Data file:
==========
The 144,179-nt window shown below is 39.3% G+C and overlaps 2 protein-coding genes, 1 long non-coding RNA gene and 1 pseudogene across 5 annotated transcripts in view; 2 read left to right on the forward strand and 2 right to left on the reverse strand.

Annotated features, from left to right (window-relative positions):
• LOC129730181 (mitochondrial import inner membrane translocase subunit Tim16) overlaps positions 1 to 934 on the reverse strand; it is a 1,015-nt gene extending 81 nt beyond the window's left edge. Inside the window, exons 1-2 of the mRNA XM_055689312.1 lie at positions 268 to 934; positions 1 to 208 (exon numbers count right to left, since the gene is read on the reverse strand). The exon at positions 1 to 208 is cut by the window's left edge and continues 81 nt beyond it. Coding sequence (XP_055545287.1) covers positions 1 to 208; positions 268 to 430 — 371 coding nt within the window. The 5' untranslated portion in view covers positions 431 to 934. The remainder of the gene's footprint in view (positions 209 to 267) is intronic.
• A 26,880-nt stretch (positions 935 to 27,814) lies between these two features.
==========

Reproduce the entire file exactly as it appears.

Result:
The 144,179-nt window shown below is 39.3% G+C and overlaps 2 protein-coding genes, 1 long non-coding RNA gene and 1 pseudogene across 5 annotated transcripts in view; 2 read left to right on the forward strand and 2 right to left on the reverse strand.

Annotated features, from left to right (window-relative positions):
• LOC129730181 (mitochondrial import inner membrane translocase subunit Tim16) overlaps positions 1 to 934 on the reverse strand; it is a 1,015-nt gene extending 81 nt beyond the window's left edge. Inside the window, exons 1-2 of the mRNA XM_055689312.1 lie at positions 268 to 934; positions 1 to 208 (exon numbers count right to left, since the gene is read on the reverse strand). The exon at positions 1 to 208 is cut by the window's left edge and continues 81 nt beyond it. Coding sequence (XP_055545287.1) covers positions 1 to 208; positions 268 to 430 — 371 coding nt within the window. The 5' untranslated portion in view covers positions 431 to 934. The remainder of the gene's footprint in view (positions 209 to 267) is intronic.
• A 26,880-nt stretch (positions 935 to 27,814) lies between these two features.